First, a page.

Brooklyn-Built Spacesuits Splash Down in a Connecticut Pool

On an April weekend, engineers, designers and astronauts-in-training met to test suits for commercial, suborbital spaceflight.
The mockup of the Orion capsule from the outside

The mockup of the Orion capsule from the outside.

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Charles Q. Choi

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Charles Q. Choi, Contributor

(Inside Science) -- A scientist-astronaut-in-training, Joey Corso, 17, swam in a spacesuit in the dark. Corso had just freed himself from straps mimicking a parachute harness and successfully climbed atop an inflatable raft.

The lights came on. Corso's swim, intended to mimic an emergency nighttime landing in the sea, took place in a 4-meter-deep pool inside what looked like a small aircraft hangar.

In exercises held from April 13-16, Corso and 10 other scientist-astronauts-in-training of ages 17 to 51 engaged in the first in-water tests of a spacesuit designed specifically for commercial spaceflight. The goal is to use these suits as part of a project to investigate the highest clouds in the world in the most mysterious layer of Earth's atmosphere.

The spacesuit from Final Frontier Designs.

Charles Q. Cho


The spacesuits were tested by Project PoSSUM (Polar Suborbital Science in the Upper Mesosphere) at Survival Systems USA in Groton, Connecticut. PoSSUM aims to investigate the mesosphere, the atmospheric layer extending from about 50 to 85 kilometers above Earth.

Less is known about the mesosphere than any other layer of the atmosphere because it lies too low for satellites to examine directly and too high for aircraft or balloons to reach, said Jason Reimuller, PoSSUM's executive director. Scientists have used sounding rockets to sample the mesosphere directly, but such flights are brief and rare.

The advent of reusable suborbital vehicles such as Virgin Galactic's SpaceShipTwo and Blue Origin's New Shepard has opened up a potential new way to access the mesosphere. Suborbital flights to the mesosphere in these spacecraft are roughly one-tenth the cost of a trip powered by a rocket, PoSSUM's website noted. Moreover, researchers onboard can also oversee experiments as they happen in the mesosphere.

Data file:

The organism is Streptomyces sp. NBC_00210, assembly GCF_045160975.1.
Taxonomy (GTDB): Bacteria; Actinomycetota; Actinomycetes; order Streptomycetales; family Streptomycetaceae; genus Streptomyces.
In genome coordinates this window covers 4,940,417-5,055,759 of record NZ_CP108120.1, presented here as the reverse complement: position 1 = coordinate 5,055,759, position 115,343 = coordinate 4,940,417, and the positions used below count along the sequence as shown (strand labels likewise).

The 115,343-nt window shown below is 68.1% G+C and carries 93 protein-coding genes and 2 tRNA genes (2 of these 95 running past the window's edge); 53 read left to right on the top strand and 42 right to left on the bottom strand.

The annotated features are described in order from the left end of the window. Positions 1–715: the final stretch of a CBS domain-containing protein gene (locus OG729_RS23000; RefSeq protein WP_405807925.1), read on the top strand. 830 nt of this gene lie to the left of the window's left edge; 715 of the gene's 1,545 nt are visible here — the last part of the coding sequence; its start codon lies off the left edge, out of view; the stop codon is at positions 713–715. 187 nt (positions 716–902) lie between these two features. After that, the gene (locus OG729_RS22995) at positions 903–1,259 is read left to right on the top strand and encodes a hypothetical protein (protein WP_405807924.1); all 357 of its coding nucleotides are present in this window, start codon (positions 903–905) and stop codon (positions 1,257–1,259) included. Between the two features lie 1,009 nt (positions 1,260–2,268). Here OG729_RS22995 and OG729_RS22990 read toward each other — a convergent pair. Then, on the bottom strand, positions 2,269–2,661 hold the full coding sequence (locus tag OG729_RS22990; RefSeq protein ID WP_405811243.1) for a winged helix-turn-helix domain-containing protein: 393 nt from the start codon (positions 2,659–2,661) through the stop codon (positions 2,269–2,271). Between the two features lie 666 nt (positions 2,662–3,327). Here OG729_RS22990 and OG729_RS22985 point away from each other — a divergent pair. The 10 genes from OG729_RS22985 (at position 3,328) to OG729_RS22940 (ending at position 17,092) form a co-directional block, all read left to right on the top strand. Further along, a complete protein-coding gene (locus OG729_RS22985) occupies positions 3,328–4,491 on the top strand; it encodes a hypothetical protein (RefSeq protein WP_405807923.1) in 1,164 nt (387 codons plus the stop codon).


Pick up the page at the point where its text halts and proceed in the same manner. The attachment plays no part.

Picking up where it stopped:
Investigating the mesosphere "can help us understand low-density atmospheres elsewhere, such as Mars," Reimuller said. In addition, PoSSUM plans to examine noctilucent clouds, the highest clouds in Earth's atmosphere. Previous research suggests these clouds are very sensitive markers of what is happening in the upper atmosphere, especially when it comes to carbon dioxide and methane, two key greenhouse gases helping drive climate change. PoSSUM aims for researchers to perform 3-D tomography of noctilucent clouds, much like an MRI makes a 3-D model of a person.

The pool at Survival Systems USA where water tests of a new commercial spacesuit took place.

Charles Q. Choi

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Suits for suborbital travel

Although suborbital vehicles do not achieve orbit, they still enter space, and so onboard crews and scientists need spacesuits. PoSSUM's citizen scientist-astronauts-in-training are now testing outfits from Final Frontier Design in Brooklyn, New York. It's the first spacesuit developed outside of a government contract, said Ted Southern, the company's president.

The spacesuit, intended to be worn inside the spacecraft, is termed an intravehicular activity, or IVA, suit. "It is more mobile and lighter-weight than prior suits -- 18 pounds total," Southern said. That is about half the weight of conventional suits, he said.

In addition, comparable suits NASA "cost about $300,000 each; these cost about $125,000 each," said Erik Seedhouse, a physiologist at Embry-Riddle Aeronautical University in Daytona Beach, Florida. "They're cutting costs, not spending money unnecessarily."

Previously, Southern designed costumes for Broadway plays, Victoria's Secret and Cirque du Soleil. "I've always been interested in extending the abilities of the human body, and working in the field of space has become a part of that, from NASA's Astronaut Glove Challenge to now," he said.

Final Frontier Design has contracts for its spacesuits with four commercial spaceflight companies, including Starfighters Aerospace, which keeps Lockheed F-104 Starfighter supersonic aircraft for government and commercial customers, and Zero2Infinity, which aims to provide stratospheric balloons for access to near space and low Earth orbit. Final Frontier Design also has an agreement with NASA for access to the agency's expertise to help develop the suit for human spaceflight. The company has currently developed a medium suit adjustable to fit sizes 5 feet 2 inches to 5 feet 10 inches and a large suit for sizes 5 feet 8 inches to 6 feet 4 inches, and they anticipate developing a small suit for sizes down to 4 feet 10 inches, Southern said.

"We expect to fly in the F-104 with Starfighters this year, and to be taking the suit above the Armstrong line [the altitude of about 18 kilometers, above which blood boils at the human body's normal temperature] in 2019," Southern said. "Orbital activities are at least four to six years out."